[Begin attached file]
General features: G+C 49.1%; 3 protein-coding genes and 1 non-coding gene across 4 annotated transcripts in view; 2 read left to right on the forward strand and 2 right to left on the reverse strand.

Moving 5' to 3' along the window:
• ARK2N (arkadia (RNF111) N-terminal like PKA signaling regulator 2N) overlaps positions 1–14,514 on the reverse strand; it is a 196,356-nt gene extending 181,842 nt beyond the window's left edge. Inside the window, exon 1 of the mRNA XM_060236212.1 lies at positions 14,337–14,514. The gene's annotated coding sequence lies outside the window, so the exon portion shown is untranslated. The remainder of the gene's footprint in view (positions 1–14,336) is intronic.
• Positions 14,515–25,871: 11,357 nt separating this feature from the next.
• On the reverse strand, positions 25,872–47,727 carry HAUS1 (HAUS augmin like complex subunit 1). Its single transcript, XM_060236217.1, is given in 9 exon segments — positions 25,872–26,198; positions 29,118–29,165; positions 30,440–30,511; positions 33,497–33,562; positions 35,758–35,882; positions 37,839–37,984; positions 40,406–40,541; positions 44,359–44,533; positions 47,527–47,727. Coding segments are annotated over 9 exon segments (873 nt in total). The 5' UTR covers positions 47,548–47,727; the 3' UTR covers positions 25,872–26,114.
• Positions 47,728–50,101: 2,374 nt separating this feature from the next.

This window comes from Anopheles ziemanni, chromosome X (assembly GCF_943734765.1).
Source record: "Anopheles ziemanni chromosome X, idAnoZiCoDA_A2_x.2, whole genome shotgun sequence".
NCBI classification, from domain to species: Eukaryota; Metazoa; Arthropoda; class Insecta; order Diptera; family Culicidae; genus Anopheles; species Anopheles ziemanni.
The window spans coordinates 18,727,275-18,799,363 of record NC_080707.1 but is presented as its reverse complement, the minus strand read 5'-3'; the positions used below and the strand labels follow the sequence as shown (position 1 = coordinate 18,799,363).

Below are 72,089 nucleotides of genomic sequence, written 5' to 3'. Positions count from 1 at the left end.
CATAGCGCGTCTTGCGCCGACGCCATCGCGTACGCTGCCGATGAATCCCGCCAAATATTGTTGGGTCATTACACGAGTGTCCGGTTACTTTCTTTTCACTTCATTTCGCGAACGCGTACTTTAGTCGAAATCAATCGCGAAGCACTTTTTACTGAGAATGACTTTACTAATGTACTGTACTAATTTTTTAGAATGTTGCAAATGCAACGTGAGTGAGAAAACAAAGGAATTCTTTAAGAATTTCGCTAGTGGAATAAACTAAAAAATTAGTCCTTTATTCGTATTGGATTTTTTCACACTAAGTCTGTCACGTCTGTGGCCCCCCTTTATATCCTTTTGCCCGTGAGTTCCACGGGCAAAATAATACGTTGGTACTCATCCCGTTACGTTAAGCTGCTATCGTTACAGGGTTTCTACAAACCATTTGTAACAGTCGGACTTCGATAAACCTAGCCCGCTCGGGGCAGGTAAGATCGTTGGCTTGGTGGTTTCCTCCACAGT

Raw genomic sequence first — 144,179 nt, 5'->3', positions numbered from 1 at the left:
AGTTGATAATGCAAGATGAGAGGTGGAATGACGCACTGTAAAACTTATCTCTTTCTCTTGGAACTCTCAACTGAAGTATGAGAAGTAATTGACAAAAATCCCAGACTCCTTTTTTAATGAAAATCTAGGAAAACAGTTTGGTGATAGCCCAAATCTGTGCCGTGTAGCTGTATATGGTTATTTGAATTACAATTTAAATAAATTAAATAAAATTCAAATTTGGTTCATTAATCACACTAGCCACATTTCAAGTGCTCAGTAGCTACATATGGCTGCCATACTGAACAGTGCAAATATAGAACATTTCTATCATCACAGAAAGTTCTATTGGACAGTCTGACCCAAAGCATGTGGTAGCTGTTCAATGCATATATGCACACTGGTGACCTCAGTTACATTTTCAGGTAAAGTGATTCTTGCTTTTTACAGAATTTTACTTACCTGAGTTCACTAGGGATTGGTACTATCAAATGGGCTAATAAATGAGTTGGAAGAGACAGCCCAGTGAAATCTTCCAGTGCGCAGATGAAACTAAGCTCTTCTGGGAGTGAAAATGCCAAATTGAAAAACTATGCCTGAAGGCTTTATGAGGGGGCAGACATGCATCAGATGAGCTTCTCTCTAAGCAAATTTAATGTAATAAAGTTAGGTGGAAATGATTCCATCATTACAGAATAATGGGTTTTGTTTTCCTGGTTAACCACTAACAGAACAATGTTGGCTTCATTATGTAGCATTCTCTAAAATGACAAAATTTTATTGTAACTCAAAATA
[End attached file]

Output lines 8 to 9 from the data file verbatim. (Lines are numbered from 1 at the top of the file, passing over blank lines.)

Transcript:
Source record: "Anopheles ziemanni chromosome X, idAnoZiCoDA_A2_x.2, whole genome shotgun sequence".
NCBI classification, from domain to species: Eukaryota; Metazoa; Arthropoda; class Insecta; order Diptera; family Culicidae; genus Anopheles; species Anopheles ziemanni.